In the fall of 1921, at a time when boundary lines were being established for all parishes in the diocese, it was found that Shiloh Springs contained a good number of Catholics. Archbishop Henry Moeller of the Cincinnati Archdiocese asked Father John Lampe to work with Shiloh’s Catholics to build a church. Response from the community was both swift and generous.

StRitaHistoryPic-239x300The land located at the corner of Erdiel Drive and Covington Pike (Route 48/Main Street in the Shiloh Springs area) was selected as the site for a new Catholic Church. Louis Wehner, owner of the property, donated six lots and six more lots were purchased from him for $3,600.00. Ground was broken and blessed on April 23, 1922, and excavation began on May 4, 1922 for the new church to be named for St. Rita. Until the church was erected, the new parish community received permission to celebrate Mass at Shiloh’s public school on the corner of Philadelphia Drive and Route 48 (North Main Street).

In August 1922, a home adjacent to the church site was purchased for a rectory. On November 12, 1922 the new white frame church was dedicated. Father John F. Lampe was named the first pastor.

St. Rita’s first parish school was a two room schoolhouse, which opened in January 1926, with an enrollment of 38 students, staffed by the Sisters of Notre Dame de Namur.

Through the 30’s and 40’s the parish grew along with the growth of the Shiloh Springs area, and in 1945 and 1946 additions and renovations occurred in the church.

In 1945 the parish purchased a seven room residence for the teaching Sisters. However, there were only two Sisters teaching along with a lay teacher at the time.

First-School-300x243On August 19, 1946 the Sisters of the Precious Blood replaced the Sisters of Notre Dame at St. Rita’s School.

With the growing number of parishioners and students, a new school building was constructed in 1950. And in 1960 eight additional classrooms and a cafeteria were added. With the growing school came the demand for more teachers and the decision to build a new convent. A ground-breaking ceremony for the convent took place on June 1, 1959. The formal opening was on January 24, 1960.

On July 25, 1964 the first school building and old rectory were razed. The area was restored into an open area. On August 5, 1964 a new rectory and parish offices were opened.

As the growth of the parish continued in the 60’s, it became apparent that St. Rita needed a larger worship space. On July 19, 1965 permission was granted by the Archbishop to make plans for the construction of a new church seating 800. In September a “Capital Fund Drive” was launched, and by November when the drive was completed the goal had been exceeded.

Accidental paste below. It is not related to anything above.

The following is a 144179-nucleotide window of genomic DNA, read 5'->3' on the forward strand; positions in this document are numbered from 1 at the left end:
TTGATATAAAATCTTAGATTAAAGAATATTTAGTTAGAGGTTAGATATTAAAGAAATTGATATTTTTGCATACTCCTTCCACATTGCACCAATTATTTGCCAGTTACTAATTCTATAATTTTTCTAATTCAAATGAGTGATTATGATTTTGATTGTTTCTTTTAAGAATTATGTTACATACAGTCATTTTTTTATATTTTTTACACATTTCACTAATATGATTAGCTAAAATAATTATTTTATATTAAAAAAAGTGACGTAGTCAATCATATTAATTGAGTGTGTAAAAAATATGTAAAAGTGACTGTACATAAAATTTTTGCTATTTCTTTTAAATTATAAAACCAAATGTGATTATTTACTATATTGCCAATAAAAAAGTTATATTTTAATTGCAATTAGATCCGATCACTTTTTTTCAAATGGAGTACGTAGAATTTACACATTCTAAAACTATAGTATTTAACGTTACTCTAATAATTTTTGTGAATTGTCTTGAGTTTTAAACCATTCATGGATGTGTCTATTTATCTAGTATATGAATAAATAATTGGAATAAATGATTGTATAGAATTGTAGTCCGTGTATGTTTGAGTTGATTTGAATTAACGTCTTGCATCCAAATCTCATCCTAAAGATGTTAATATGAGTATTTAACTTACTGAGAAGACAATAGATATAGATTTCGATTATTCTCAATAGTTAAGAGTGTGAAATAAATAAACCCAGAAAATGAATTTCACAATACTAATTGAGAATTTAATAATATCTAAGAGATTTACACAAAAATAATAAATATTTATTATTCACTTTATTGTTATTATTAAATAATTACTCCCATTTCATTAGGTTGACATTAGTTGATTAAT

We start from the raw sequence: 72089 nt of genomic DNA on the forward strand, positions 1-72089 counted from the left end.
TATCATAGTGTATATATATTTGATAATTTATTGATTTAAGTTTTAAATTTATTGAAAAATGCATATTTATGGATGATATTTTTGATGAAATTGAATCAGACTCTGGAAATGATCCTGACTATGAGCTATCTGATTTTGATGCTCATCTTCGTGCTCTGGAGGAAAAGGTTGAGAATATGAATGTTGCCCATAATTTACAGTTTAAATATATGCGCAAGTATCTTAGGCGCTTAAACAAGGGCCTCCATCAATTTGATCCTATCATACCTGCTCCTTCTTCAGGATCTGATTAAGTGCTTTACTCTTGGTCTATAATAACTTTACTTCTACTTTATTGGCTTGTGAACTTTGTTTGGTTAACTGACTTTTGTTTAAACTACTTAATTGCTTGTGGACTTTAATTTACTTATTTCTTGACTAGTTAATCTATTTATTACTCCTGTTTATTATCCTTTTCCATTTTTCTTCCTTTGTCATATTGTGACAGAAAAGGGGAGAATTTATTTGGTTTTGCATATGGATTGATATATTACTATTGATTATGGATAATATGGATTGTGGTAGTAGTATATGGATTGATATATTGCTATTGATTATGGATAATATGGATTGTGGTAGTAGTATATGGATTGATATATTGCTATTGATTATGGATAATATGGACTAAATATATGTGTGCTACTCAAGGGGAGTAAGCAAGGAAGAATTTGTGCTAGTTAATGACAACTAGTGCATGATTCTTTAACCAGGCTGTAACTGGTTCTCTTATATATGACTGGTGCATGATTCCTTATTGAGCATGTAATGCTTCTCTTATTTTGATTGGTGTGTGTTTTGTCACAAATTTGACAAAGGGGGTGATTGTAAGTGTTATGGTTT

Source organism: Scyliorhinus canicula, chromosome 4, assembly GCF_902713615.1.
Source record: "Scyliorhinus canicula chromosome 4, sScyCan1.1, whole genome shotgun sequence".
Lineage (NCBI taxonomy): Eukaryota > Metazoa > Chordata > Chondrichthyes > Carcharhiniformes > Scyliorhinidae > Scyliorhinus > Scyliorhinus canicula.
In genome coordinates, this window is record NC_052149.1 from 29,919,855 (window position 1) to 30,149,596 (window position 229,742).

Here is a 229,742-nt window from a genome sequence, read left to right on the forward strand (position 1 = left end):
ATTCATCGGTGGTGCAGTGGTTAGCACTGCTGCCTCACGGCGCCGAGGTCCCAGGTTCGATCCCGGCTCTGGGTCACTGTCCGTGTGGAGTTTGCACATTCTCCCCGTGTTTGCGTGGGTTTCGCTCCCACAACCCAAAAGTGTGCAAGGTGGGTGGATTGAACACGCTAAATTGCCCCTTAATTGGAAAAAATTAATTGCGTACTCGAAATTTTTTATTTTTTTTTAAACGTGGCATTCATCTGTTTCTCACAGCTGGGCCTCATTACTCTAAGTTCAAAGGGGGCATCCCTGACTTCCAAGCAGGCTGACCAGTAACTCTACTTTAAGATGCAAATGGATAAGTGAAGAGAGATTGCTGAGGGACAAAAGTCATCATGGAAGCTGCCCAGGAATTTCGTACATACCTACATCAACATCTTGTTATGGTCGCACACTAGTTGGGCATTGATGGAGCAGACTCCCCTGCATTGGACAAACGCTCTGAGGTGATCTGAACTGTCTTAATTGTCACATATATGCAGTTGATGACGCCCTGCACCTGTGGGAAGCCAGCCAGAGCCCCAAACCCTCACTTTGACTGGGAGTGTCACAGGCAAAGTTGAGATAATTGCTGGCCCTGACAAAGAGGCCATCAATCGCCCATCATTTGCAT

bell-tower-1-150x150On July 1, 1966 the groundbreaking took place on the existing land for the new church, and on March 19, 1967 the cornerstone was laid. Mass was offered for the last time in the “old” church on September 23, 1967. A wrecking crew started tearing down the old church on September 25. It was a slow process because of the caution that had to be used because of  the proximity to the new church.

The solemn dedication of the new church took place on Sunday, October 29, 1967, with the Most Reverend Karl J. Alter, Archbishop of Cincinnati, officiating.

The new church dominates the Shiloh Springs parish scene; its brick and limestone exterior is complimented by a warm interior of wood arches and ceiling with exposed brick walls. High narrow openings in the nave and transept allow the sun to filter in through the stained glass windows. A free-standing bell tower, crowned with a cross, soars some 90 feet into the sky, while a large contemporary sculpture of St. Rita dominates the main entrance.

Through the years, St. Rita continues to be a vibrant and active parish, serving the spiritual needs of all of its members.
On September 15, 2002, the parish celebrated the ground-breaking ceremony of the new Parish Family Life Center. The construction was finished in the fall of 2003.

St.-Rita-Church-Picture-150x150In September, 2005, because of the shortage of priests and men entering the priesthood, the Archdiocese of Cincinnati formed clusters/regions of parishes to plan ahead for the time when there would be one priest serving the cluster/region. St. Rita parish, Precious Blood parish and St. Paul parish in Englewood became a cluster/region for the Northwest communities of Dayton. From the beginning, representatives from each of the three parishes and the three pastors began working together and planning for the future of the region. Many social events were shared by the parishes as well as having a combined 4:30 p.m. Saturday afternoon Mass. Several liturgical celebrations are also shared by the three parishes. By July 1, 2012 our Northwest region had one new pastor serving all three parishes.

Because of a steady decline in enrollment of students through the 90’s and the 00’s at St. Rita School, the decision was made to merge with Precious Blood’s school.

On July 1, 2010 the two parishes merged into a new school named Mother Maria Anna Brunner (Mother Brunner) after the Founder of the Sisters of the Precious Blood.

Although St. Rita Parish no longer has its school, the parish’s traditions continue and their identity and history are very evident in the Shiloh area and the Northwest Region of Montgomery County.